State and Territory Revenue Offices have become aggressive in chasing State taxes including payroll tax. This has been particularly so in relation to the areas of contracting and grouping.
One of the issues with grouping is that the provisions of the Payroll Tax legislation are very wide and may catch arrangements where there is in fact no real group. Although the Commissioner may have a discretion to overcome this problem, it seems to be rarely exercised even in the most baffling cases. For example why should one brother’s financial advisory business be grouped with another brother’s horse training business?
A very common problem arises in relation to businesses operated directly or indirectly through discretionary trusts. This is because a person who may benefit from a discretionary trust as a result of the trustee or another person, or the trustee and another person, exercising or failing to exercise a power or discretion, is taken, for the purposes of the grouping provisions, to be a beneficiary in respect of more than 50% of the value of the interests in the trust. Therefore there may be family trusts where a person who falls within a class of beneficiaries in both trust deeds will come within this provision yet be a person who would never in all likelihood never receive a benefit from one of the trusts e.g. a person who is a nephew for the first trust but a son for the second trust. This provision would result in that person having more than 50% of the value of the interests in both trusts. As a result, although these businesses may be run by completely different families and be completely different types of businesses operating in completely different areas with nothing in common other than the trust deeds happening to include the same beneficiary or beneficiaries may be grouped because one person has a controlling interest in both businesses.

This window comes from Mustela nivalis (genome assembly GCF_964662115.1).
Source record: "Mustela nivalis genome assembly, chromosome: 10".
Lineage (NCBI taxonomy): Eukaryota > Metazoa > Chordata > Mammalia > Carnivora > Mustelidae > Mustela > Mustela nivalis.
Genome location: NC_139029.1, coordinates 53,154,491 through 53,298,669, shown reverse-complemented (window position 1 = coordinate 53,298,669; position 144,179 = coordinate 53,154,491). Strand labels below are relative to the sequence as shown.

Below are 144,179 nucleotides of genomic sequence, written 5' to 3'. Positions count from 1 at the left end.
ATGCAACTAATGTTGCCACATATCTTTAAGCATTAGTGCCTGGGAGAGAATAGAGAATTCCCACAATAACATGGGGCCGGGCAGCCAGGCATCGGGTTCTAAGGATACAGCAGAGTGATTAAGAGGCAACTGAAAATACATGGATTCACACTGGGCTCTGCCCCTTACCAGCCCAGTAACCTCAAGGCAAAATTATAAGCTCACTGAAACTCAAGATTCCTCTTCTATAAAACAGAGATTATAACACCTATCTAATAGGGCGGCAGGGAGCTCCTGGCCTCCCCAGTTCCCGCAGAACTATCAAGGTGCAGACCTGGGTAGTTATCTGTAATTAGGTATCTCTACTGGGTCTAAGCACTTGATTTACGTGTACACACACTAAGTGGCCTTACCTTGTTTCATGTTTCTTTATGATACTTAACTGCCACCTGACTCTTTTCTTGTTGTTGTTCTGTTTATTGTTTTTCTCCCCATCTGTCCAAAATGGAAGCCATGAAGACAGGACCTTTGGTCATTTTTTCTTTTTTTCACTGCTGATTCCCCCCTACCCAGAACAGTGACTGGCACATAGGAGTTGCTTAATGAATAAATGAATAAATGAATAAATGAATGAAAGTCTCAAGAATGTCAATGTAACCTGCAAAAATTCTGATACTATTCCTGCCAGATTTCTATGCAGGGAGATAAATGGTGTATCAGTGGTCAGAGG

The NSW Court of Appeal recently considered these provisions where there were two different businesses each operated by separate discretionary trusts where there was a beneficiary in common. To get around this problem, the beneficiary disclaimed his entitlement under both trusts expressed to operate retrospectively. Unfortunately for the taxpayers, although they had been successful at first instance, on appeal the retrospective disclaimer did not assist the taxpayer because the disclaimer occurred after the liability for the payroll tax arose. As a result the two trusts were caught by the grouping provisions. The liability for payroll tax that arose under the legislation before the disclaimer could not be expunged by the retrospective disclaimer.
This illustrates that care needs to be taken with business structuring involving discretionary trusts to ensure that as far as possible the grouping provisions are not attracted through inappropriate specification of classes of beneficiaries. For example two brothers who have family trusts operating their own separate businesses should ensure that the classes of beneficiaries of those family trusts do not include beneficiaries in common.